Click for full-size image

    Check this out on windy.com:


    • ITCZ: intertropical convergence zone: the place near the equator where this convergence occurs, lower salinity in equatorial oceans (rains all the time)
    • Ferrell cells: between 30N and 60N, also on the southern hemisphere: deserts at the bottom, northward wind at the surface, opposite in space (stratosphere), which is why commercial flights usually have a headwind where they'd have a tailwind at the surface. Also why when trades are strong, mainland flights are faster/shorter.
    • Polar cells: southward wind from 60N to 90N, creates dry desert at the north pole.
    • Coriolis effect; spinning of earth makes air near the equator rotate faster around the axis than polar air. This difference creates hurricanes and ocean currents, therefore diagonal winds (see fig 10.6)
    • Rain shadow: think of the coast near Mahukona or Lapakahi, between Kawaihae and Hawi: very dry as all moisture has been wrung out of the air by ascending above mount Kohala. Think also of Eastern Washington, or the Desert in Chile, where the Andes dry out the air. Many more-find some!

    Click for full-size image

    Mod 11 ocean currents

    Check this out:

    Verify on windy.com again:


    • Notice that the north pacific currents flow clockwise, south pacific counter clockwise. why?
    • There are places with little forward current, so they become islands of debris, e.g. the so called "Pacific Gyre", which is about the size of Texas.
    • Gyres describe the circular flow, some refer to the islands of debris as gyres (not accurate), gyres are the circles, most equatorials move west
    • Difference between flotsam and jetsam: one floats, the other is jettisoned from boats
    • Thermohaline (thermo=heat, haline=saltwater) circulation:

    • This upwelling of 2000 year old water off the Kona coast is the bases for Koyo water near the airport (why is this water so precious?)
    • Upwelling off the peruvian/chilean coast-Andean trench=great fishing when in normal conditions (not el niño)
    • ENSO= el nino souther oscillation-a really big deal, reverses the normal ocean circulation, impacts weather around the planet

    El niño and la niña (ENSO)

    Note: top diagram has strong OFFSHORE wind, pulling up nutrients from below, note also that it is one big box from Peru to Indonesia, with a strong warm, dry subsidence around the coast of Peru (good for beach folks), known as La Niña, or the little girl,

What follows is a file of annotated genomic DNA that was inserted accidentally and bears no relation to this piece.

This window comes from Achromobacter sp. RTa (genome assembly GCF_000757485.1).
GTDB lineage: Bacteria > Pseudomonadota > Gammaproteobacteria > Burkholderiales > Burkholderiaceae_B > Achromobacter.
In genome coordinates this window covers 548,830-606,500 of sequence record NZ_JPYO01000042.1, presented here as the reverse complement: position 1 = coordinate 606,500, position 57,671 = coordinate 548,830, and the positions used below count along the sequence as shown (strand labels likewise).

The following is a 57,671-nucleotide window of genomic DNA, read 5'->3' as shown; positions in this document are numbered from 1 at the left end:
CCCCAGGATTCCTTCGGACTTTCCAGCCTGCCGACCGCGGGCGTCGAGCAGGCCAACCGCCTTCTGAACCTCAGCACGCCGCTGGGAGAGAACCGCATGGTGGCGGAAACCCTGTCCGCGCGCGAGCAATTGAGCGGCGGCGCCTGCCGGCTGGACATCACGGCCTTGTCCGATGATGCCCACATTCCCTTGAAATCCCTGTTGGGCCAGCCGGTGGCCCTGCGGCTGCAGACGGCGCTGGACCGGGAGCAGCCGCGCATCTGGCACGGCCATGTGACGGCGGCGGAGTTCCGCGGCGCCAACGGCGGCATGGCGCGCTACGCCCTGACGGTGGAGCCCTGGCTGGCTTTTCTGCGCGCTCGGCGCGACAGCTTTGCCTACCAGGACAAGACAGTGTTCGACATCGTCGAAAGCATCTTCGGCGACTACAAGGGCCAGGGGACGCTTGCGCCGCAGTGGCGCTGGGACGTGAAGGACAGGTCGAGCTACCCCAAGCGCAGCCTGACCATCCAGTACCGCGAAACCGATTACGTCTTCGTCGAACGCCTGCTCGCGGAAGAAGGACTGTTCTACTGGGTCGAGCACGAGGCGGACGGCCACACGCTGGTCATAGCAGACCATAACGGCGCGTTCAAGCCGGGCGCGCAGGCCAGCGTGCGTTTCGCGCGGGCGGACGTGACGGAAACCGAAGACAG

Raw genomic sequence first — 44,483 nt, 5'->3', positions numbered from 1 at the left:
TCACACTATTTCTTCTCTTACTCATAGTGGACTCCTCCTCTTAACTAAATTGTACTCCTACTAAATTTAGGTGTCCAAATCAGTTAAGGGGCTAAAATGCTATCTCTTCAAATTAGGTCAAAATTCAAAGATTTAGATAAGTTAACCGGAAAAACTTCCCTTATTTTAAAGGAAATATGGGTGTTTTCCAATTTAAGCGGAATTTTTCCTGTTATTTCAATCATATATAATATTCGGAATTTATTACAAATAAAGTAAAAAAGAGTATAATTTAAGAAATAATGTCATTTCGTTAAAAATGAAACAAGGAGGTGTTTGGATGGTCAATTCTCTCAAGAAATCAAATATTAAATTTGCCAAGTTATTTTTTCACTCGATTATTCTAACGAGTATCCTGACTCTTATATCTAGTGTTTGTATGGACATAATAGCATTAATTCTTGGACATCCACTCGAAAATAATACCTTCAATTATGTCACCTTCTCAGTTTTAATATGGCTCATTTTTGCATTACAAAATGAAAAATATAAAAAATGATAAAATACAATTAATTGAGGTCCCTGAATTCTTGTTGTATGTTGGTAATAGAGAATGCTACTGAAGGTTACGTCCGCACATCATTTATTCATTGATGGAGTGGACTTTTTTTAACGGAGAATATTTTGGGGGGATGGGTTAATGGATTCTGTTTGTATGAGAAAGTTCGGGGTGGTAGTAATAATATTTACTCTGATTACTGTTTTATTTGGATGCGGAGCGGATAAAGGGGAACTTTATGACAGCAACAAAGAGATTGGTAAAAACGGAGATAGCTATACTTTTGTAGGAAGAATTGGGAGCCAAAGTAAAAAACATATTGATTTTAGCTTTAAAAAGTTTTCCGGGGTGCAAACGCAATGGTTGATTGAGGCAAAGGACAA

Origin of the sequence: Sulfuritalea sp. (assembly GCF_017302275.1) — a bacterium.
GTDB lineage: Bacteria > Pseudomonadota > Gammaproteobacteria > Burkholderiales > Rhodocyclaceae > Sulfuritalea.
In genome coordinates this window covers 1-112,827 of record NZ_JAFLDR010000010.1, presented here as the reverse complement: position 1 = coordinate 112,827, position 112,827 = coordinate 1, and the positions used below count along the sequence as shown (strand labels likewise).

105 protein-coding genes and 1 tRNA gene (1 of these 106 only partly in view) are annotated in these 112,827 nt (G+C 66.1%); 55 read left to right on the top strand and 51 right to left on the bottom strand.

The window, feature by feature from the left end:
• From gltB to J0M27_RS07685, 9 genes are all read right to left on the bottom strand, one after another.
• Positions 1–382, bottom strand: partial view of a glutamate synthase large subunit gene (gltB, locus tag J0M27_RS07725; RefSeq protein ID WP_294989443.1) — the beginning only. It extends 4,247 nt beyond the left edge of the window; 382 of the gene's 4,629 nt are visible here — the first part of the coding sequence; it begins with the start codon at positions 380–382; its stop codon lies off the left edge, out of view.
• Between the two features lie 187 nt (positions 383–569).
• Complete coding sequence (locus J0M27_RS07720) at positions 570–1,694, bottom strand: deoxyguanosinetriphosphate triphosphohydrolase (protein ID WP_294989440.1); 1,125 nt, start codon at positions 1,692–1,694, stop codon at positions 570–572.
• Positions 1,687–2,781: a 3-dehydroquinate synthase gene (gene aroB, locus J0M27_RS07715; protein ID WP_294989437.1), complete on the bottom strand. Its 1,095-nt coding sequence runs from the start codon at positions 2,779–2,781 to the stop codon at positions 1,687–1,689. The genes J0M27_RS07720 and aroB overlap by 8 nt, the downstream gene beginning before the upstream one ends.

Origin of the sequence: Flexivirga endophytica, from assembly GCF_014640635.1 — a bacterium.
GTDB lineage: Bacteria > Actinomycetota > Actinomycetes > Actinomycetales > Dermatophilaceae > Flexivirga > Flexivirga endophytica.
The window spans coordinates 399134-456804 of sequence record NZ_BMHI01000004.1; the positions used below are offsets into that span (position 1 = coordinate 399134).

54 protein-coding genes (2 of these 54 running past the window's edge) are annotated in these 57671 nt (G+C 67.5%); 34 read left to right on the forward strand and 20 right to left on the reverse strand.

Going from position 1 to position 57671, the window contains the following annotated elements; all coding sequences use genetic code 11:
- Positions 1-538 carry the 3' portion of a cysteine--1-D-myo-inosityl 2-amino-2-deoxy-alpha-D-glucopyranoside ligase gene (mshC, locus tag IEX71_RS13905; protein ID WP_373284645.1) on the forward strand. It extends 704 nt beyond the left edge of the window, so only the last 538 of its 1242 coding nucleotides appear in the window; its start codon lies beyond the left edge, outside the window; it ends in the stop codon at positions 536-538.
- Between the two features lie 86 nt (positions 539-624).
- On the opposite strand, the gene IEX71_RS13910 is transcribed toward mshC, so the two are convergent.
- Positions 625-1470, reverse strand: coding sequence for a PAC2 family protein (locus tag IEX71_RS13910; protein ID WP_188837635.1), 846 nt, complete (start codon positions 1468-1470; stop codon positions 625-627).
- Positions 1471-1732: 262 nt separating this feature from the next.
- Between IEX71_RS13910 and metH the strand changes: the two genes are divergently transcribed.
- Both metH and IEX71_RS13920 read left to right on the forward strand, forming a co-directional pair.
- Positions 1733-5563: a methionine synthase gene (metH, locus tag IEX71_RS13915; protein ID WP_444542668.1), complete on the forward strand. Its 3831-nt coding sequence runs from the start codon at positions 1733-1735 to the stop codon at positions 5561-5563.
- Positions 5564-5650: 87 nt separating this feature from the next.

Note: lower diagram (El Niño) has main convection moving to the middle of the ocean basin, weakening the offshore wind around Peru, so sad fisher-folk. El Niño was often associated with Christmas, so the "little boy" reference.

    Though ENSO is a single climate phenomenon, it has three states, or phases, it can be in. The two opposite phases, “El Niño” and “La Niña,” require certain changes in both the ocean and the atmosphere because ENSO is a coupled climate phenomenon. “Neutral” is in the middle of the continuum, also known as “La Nada” or “the nothing”.

    1. El Niño: A warming of the ocean surface, or above-average sea surface temperatures, in the central and eastern tropical Pacific Ocean. Over Indonesia, rainfall tends to become reduced while rainfall increases over the tropical Pacific Ocean. The low-level surface winds, which normally blow from east to west along the equator (“easterly winds”), instead weaken or, in some cases, start blowing the other direction (from west to east or “westerly winds”). This makes for sad fisher-people off the coast of Peru
    2. La Niña: A cooling of the ocean surface, or below-average sea surface temperatures, in the central and eastern tropical Pacific Ocean. Over Indonesia, rainfall tends to increase while rainfall decreases over the central tropical Pacific Ocean. The normal easterly winds along the equator become even stronger. Happy fisher-people off the coast of Peru due to nutrient upwelling from the Peruvian trench.
    3. Neutral: Neither El Niño or La Niña. Often tropical Pacific sea surface temperatures are generally close to average. However, there are some instances when the ocean can look like it is in an El Niño or La Niña state, but the atmosphere is not playing along (or vice versa).

    Figure 11.3 below——

    Top: La Nada or La Niña: happy fisher-people off the coast of Peru (nutrient upwelling)

    Bottom: El Niño: sad fisher-people off the coast of Peru